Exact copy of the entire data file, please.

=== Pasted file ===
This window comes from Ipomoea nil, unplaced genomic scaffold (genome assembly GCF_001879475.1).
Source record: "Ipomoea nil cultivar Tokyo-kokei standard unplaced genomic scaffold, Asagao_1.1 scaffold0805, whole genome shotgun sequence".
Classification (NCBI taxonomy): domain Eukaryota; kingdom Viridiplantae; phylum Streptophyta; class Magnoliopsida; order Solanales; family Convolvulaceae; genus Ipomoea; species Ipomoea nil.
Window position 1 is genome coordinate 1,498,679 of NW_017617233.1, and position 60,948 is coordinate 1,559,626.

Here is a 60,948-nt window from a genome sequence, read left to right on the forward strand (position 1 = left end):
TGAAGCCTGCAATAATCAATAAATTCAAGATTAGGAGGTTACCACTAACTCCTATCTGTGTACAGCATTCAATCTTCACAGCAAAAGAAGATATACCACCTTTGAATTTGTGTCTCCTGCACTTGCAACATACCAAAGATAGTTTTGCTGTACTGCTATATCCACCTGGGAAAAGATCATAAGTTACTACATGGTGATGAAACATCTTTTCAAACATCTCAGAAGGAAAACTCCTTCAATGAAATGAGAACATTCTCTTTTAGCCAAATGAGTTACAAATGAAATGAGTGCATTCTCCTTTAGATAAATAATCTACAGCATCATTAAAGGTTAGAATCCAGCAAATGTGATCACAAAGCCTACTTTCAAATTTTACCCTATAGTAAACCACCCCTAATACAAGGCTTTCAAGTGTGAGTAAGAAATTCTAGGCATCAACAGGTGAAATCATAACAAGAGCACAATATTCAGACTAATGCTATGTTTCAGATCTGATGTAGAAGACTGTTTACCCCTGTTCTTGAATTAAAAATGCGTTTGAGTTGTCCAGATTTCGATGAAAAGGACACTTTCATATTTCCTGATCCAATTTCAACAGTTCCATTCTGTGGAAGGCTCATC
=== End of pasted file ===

This window comes from Ipomoea nil, unplaced genomic scaffold (genome assembly GCF_001879475.1).
Source record: "Ipomoea nil cultivar Tokyo-kokei standard unplaced genomic scaffold, Asagao_1.1 scaffold0805, whole genome shotgun sequence".
Classification (NCBI taxonomy): domain Eukaryota; kingdom Viridiplantae; phylum Streptophyta; class Magnoliopsida; order Solanales; family Convolvulaceae; genus Ipomoea; species Ipomoea nil.
Window position 1 is genome coordinate 1,498,679 of NW_017617233.1, and position 60,948 is coordinate 1,559,626.

Here is a 60,948-nt window from a genome sequence, read left to right on the forward strand (position 1 = left end):
TGAAGCCTGCAATAATCAATAAATTCAAGATTAGGAGGTTACCACTAACTCCTATCTGTGTACAGCATTCAATCTTCACAGCAAAAGAAGATATACCACCTTTGAATTTGTGTCTCCTGCACTTGCAACATACCAAAGATAGTTTTGCTGTACTGCTATATCCACCTGGGAAAAGATCATAAGTTACTACATGGTGATGAAACATCTTTTCAAACATCTCAGAAGGAAAACTCCTTCAATGAAATGAGAACATTCTCTTTTAGCCAAATGAGTTACAAATGAAATGAGTGCATTCTCCTTTAGATAAATAATCTACAGCATCATTAAAGGTTAGAATCCAGCAAATGTGATCACAAAGCCTACTTTCAAATTTTACCCTATAGTAAACCACCCCTAATACAAGGCTTTCAAGTGTGAGTAAGAAATTCTAGGCATCAACAGGTGAAATCATAACAAGAGCACAATATTCAGACTAATGCTATGTTTCAGATCTGATGTAGAAGACTGTTTACCCCTGTTCTTGAATTAAAAATGCGTTTGAGTTGTCCAGATTTCGATGAAAAGGACACTTTCATATTTCCTGATCCAATTTCAACAGTTCCATTCTGTGGAAGGCTCATC